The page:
Aspirin use for primary prevention of cardiovascular disease: A study of concomitant risk factors and health behaviors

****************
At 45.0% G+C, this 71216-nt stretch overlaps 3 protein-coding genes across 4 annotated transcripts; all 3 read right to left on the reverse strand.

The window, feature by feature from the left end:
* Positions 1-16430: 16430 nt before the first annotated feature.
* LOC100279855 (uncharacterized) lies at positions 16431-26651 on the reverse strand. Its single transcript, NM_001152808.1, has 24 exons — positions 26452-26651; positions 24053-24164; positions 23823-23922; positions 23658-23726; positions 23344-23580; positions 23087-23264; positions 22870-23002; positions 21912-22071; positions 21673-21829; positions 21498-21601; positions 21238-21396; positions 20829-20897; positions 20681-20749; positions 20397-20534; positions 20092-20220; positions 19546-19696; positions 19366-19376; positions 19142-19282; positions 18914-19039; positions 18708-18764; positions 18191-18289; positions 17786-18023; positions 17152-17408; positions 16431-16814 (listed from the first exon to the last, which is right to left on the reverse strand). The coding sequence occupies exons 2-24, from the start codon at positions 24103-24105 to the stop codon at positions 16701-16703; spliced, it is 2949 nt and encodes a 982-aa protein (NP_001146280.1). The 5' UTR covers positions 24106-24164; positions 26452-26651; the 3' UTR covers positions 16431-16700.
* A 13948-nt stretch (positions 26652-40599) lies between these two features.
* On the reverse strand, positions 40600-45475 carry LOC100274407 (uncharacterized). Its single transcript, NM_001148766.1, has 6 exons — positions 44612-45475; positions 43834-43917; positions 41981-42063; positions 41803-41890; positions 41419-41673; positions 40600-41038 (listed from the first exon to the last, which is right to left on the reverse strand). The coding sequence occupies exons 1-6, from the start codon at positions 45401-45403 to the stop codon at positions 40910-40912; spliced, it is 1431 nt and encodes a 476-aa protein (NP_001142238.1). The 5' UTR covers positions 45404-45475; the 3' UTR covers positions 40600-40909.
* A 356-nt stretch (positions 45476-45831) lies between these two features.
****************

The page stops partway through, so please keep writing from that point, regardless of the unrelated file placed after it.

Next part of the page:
The purpose of this paper was to describe correlates of aspirin use for the primary prevention of cardiovascular disease. Data for this study were derived from five Pawtucket Heart Health Program household surveys conducted between 1981 and 1990 in two southeastern New England cities. Subjects were respondents who did not have a documented CVD event prior to the household interview. Cases (n 39) were participants who indicated using aspirin as an antiplatelet agent. Controls (n 117) were matched on survey date, city, sex, and age. Smoking status was associated with aspirin use for primary prevention [ORquitters 3.1, 95% CI ( 1.1-9.1); ORsmokers = 3.1, 95% CI (1.1-10.3)]. The odds of taking aspirin decreased by 69% for each one standard deviation increase in HDL. Total cholesterol, BMI, and hypertension were not associated with aspirin use while treatment for hypertension was (OR = 2.1). Attempts to quit smoking (OR 3.1), limit fat in diet (OR = 3.8), limit dietary salt (OR 4.8), and lose weight (OR 2.5) was associated with aspirin use. While individuals taking aspirin to reduce their risk for cardiovascular disease were more likely to have attempted to change their modifiable risk factors, actual risk factors of the aspirin users were not more favorable than the non-users.